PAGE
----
I then have to make the decision on what lens/focal lengths to use. There is no zoom feature available for large format, and each focal length requires a different lens. Depending on the work I have in mind, I will have a 90 mm, wide angle on 4 cm x 5 cm, or 180 mm, real wide on 8 cm x10 cm, and 300 mm, telephoto on 4 cm x 5 cm, or 600 mm ion 8 cm x10 cm. The concern here are image circles mostly. If too short for your film format, you may not have an image at all on the surface, and some vignetting may occur. So far in the camera bag together with the camera there are film holders and lens. Next, a tripod is a must with View Cameras. They are situated more on the heavy side and sturdiness in holding them still is mandatory. That way you can play with very small apertures, that famous f.64, and long exposure times. Cable release follows next, along with a special loupe to help with the precise focusing on the ground glass. View Camera and lens are completely manual and mechanical, so you will need a light meter, better a spot meter. More about those later. Stack in some filters for better contrast in black and white, compensating in color. And don't forget a dark cloth that enables you to glance onto the ground glass image. And off you go! Now you're in the field, have perfect light, paid with an awesome subject for landscape or architectural photographic work, or


ANALOGUE PHOTOGR APHY | RAUL PIRES COELHO

maybe a beautiful model is ready to give you his or her best. You fix the camera on the tripod. Attach the lens and open it so that a double reversed image gets onto the ground glass plate, and you experience againthe mystic of it all. Zero in on all movements in the camera. Get your light meter, forget the camera now, and look ahead, widely, enjoy the view, let your eyes to focus on what lies ahead. Start to compose your image mentally and assess the light intuitively. Visualize the scene, think what details are important, where you want the light exposure to be on the final photograph. Apply the ‘sunny 16 rule’ and make a light meter reading. Compare the two. Move close to the ground glass and measure what you see, move the camera on its axes. Move it around from place to place. Evaluate. A perfect composition according to your aesthetic parameters, that is what you're looking for. If aiming at a focal plane near the camera, the best option will be incident light measure. If aiming for far away, take spot readings. Choose a dark area where you will want to show detail on the finished photograph. Then move the spot meter to a highlight area of choice and calculate the difference between the two readings. Five points apart is what the negative can hold.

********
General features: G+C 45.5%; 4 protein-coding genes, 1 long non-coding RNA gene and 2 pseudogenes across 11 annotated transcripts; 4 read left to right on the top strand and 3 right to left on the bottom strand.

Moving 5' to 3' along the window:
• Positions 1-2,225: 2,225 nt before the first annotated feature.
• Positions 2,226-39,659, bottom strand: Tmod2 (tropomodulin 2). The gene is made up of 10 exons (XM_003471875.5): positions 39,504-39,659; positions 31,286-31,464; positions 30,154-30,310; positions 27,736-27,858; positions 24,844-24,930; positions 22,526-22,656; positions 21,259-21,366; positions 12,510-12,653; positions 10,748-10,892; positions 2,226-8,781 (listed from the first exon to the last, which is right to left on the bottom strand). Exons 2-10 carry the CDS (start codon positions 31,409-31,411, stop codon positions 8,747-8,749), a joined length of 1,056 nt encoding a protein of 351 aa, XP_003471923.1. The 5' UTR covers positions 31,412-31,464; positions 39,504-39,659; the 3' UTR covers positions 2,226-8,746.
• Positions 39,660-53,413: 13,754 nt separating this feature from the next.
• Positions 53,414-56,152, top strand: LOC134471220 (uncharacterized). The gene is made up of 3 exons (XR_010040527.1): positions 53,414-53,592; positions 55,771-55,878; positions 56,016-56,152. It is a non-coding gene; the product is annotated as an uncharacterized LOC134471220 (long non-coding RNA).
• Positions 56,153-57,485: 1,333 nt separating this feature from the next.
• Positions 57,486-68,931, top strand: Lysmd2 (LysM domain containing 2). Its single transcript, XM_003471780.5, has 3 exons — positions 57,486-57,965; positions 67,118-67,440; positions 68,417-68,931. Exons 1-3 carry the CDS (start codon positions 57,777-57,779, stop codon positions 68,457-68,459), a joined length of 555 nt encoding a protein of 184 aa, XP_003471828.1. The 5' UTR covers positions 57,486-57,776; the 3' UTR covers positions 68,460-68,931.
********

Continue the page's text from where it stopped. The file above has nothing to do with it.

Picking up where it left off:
If there is more, then it will be a high contrast image , and you will under develop your negative to compress the scale. In this case under develop by 30% (30% less time than standard development time) for each additional zone apart. If there is less contrast, overdevelop. Take the meter reading on the dark areas. The light meter will always place the result in a middle range.

Close your measure two points, placing it on zone 3. There are roughly 11 zones. Zone 0 is pure black, transparent on the negative. Zone 10 is pure white, black on the negative. Zone 5 is important, being middle gray, and that is where the exposure meter places its reading. Also important are zones 3, black with detail, and 7, white with detail. We want our negatives to be readable between these five zones, from 3 to 7.

Now we will use that reading from an an appropriate dark gray and place it on zone 3. For example: On a spot reading we get f4/60; now to place it on zone 3 either choose f8/60 or f4/250 and go ahead with the shooting. . It's all in the pre- visualization of your scene. But you may still want to think more before hitting the cable release. Following our subject, we may need to use the possibilities of the View Camera related to movements, the ones your particular camera model and make will allow. For a landscape theme, maybe also for still life close-up work, the one standards adjustment that I find most useful and important is the ability to have everything in focus right from the foreground underneath the lens all the way to infinity. That adjustment is done by tilting the front standard forward. Play with it, refocus, until you have a perfectly focused image on the ground glass from top to bottom. See Adjustment Definitions and Focal-, Lens-, Film Plane.

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U

Pause and let the camera shake stop. Hold the cable release and if on landscape or studio stills, release the shutter. If on human shooting, speak your instructions if any, tell where to look or whatever, tell a quick story or a thought to get that expression you set for and click! Done. Rush for the film holder and close it inserting the darkslide in reverse. That way you know that this side has been exposed.